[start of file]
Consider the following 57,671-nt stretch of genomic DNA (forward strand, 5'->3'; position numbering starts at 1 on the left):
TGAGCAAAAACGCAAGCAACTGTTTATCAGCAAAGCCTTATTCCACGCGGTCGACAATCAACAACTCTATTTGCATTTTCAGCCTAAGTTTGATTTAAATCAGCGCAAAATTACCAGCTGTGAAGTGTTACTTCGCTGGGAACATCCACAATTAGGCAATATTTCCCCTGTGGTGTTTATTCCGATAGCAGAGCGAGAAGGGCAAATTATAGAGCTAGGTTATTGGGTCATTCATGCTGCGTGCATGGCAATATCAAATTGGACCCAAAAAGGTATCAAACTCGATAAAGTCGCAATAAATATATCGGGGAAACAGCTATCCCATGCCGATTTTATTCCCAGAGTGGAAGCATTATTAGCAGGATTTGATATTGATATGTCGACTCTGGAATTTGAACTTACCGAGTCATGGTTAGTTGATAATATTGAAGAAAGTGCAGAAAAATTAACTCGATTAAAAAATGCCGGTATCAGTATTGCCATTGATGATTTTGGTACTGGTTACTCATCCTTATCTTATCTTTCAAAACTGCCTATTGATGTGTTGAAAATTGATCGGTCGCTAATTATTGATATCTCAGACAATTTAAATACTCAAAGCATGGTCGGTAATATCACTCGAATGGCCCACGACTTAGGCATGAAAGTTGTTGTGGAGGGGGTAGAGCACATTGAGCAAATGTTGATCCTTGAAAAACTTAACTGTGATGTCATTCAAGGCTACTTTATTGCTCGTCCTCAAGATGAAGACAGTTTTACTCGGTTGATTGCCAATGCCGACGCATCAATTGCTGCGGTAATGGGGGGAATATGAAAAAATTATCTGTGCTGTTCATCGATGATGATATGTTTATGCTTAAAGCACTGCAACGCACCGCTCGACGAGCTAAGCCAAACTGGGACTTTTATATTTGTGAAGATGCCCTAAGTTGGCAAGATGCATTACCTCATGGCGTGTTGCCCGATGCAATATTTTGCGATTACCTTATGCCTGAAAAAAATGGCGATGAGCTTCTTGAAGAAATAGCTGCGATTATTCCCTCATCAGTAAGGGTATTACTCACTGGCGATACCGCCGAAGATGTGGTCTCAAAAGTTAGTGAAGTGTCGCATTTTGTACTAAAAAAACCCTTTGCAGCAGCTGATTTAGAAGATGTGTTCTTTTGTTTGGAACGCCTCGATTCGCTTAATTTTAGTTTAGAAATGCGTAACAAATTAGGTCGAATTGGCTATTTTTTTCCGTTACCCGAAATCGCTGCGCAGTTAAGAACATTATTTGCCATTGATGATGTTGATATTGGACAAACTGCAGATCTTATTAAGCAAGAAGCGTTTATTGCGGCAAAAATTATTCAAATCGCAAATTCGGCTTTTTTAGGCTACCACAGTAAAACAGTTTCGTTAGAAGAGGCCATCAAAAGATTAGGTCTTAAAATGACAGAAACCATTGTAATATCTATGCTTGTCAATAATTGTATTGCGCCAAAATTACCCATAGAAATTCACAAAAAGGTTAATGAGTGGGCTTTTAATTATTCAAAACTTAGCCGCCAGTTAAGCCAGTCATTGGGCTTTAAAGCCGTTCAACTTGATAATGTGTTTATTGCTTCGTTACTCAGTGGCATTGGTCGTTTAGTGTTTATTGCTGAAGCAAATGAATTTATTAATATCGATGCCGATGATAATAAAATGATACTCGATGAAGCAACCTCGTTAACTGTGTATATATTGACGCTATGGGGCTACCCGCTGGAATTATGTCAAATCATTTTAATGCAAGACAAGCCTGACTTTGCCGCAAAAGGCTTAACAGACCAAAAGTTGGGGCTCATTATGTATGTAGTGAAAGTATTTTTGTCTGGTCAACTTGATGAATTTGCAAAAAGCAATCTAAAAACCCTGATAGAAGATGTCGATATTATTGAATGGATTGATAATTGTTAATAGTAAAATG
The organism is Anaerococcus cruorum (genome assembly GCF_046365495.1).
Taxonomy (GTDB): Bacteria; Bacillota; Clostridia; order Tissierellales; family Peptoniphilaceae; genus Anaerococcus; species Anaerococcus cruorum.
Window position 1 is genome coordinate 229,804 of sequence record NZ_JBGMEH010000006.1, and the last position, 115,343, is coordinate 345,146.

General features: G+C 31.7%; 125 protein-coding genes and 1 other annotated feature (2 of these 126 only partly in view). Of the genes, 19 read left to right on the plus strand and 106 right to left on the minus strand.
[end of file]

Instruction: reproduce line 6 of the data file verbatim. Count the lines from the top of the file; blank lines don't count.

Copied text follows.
General features: G+C 31.7%; 125 protein-coding genes and 1 other annotated feature (2 of these 126 only partly in view). Of the genes, 19 read left to right on the plus strand and 106 right to left on the minus strand.